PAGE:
The only reason AMD looks to be dying is due to their stagnant CPU offerings the last 10 years, mainly due to a failed Bulldozer architecture (lesser with Phenom I issues) which they managed to make the best of with their semi-custom business (it could have been a LOT worse).

If they come out swinging with really competitive CPUs and GPUs this round, they are absolutely NOT dying and it's no surprise a lot of investors see AMD being $10 a share in 2017.

Imagine the semi-custom, HPC and Mobile (Laptop) business they are headed for if Zen and Polaris/Vega are the real deal... I'm salivating at the thoughts of a 4-8C/8-16T Zen based APU with Polaris/Vega GPU and HBM in a Laptop format.

 
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nenforcer

Golden Member
Aug 26, 2008
1,767
1
76
Welcome!
given the fast number of other factors, I think basing your level on disappointment purely on IPC would be a bit silly.
Don't forget that Intel will have Z270 / Kaby Lake out later this year and by the time Zen hits late this year / early 2017 Intel Cannonlake .10nm will be right around the corner. The gap is only going to widen. AMD has a very narrow window of opportunity to get back in the game.
 

deasd

Senior member
Dec 31, 2013
201
15
51
If a new AMD Zen chip released in late 2016 / early 2017 can only hit the IPC speeds of an Intel chip released way back in 2011 I think that would be extremely disappointing. I think realistically they've got to hit Haswell 2013 / 2014 IPC to make it even competitive and then only with the usual price / core discounts relative to Intel.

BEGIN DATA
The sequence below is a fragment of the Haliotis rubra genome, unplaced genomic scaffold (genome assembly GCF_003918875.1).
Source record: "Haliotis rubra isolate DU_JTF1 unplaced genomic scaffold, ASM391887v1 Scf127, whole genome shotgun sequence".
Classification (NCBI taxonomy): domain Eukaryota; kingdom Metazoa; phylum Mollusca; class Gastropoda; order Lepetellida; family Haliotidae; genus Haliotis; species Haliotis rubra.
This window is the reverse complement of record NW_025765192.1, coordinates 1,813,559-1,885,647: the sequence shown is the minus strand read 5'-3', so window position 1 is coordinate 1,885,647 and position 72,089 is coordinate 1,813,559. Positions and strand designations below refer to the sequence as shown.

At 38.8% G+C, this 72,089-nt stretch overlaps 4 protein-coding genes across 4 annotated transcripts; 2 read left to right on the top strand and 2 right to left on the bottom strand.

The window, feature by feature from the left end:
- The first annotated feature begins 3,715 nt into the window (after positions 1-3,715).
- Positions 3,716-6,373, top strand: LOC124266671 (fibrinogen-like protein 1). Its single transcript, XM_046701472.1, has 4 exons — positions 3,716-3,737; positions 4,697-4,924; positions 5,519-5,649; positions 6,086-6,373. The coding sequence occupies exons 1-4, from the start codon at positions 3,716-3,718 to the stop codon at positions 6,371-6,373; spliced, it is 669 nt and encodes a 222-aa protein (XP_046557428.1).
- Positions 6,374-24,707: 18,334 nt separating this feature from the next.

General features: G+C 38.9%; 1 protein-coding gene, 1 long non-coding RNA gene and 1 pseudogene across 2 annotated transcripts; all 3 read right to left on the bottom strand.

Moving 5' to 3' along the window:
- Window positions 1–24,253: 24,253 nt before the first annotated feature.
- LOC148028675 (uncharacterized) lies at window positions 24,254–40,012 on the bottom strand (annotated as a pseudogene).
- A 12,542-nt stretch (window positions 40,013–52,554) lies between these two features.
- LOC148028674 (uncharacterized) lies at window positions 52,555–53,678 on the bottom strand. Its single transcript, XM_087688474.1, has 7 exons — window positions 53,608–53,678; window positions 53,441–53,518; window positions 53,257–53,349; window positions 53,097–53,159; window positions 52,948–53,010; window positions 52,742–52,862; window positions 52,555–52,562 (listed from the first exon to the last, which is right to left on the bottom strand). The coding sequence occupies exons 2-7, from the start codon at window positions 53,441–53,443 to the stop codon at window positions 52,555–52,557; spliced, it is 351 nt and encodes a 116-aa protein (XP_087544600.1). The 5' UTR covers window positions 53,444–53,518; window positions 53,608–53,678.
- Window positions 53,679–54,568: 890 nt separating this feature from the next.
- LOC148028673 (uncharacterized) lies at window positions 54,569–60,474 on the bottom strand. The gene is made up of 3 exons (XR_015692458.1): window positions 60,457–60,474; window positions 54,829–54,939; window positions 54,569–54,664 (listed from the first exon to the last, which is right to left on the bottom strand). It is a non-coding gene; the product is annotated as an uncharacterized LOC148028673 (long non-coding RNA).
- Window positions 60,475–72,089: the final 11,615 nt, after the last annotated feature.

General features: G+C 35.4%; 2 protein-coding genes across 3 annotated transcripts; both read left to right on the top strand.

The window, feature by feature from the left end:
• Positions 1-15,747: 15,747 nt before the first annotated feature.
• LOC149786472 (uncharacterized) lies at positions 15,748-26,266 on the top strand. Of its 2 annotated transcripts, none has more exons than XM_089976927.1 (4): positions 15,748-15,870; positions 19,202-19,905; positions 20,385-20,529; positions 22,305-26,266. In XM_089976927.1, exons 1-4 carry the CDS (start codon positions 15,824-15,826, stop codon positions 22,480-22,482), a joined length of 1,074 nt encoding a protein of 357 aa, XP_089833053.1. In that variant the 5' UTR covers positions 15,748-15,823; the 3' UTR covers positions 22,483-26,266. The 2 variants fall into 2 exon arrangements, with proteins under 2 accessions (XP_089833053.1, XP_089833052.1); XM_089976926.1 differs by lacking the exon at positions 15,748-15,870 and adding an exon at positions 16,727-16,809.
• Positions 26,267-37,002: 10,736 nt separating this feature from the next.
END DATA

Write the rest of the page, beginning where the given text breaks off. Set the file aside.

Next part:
I can't see any significant difference between SanbyBridge and Skylake in 'IPC'.
 

jhu

Lifer
Oct 10, 1999
11,919
8
81
I have a feeling we are going to have a long wait until the release. I'm guessing very late in 2016.First AMD has to show a big jump from Bulldozer/Piledriver.
But that's always been the case. Anyone who is not involved with making Zen can give nothing more than speculation. If Zen is coming 2H 2016, then we'll likely get performance leaks at that time.
 

majord

Senior member
Jul 26, 2015
349
324
136
Don't forget that Intel will have Z270 / Kaby Lake out later this year and by the time Zen hits late this year / early 2017 Intel Cannonlake .10nm will be right around the corner. The gap is only going to widen. AMD has a very narrow window of opportunity to get back in the game.
Which will have zero (Kaby) to very little (Cannon) IPC uplift over Skylake.

Anyway that's irrelevant as my point was more that R&D budget aside, other factors such as physical size, Perf/watt, and clockspeed are all affected by increasing IPC.

Far fetched example, but would your disapointment be turned into excitment if IPC was 20% higher than skylake, but power consumption and die size meant they could only fit 6 of them on an SKU, and clock them at 2Ghz?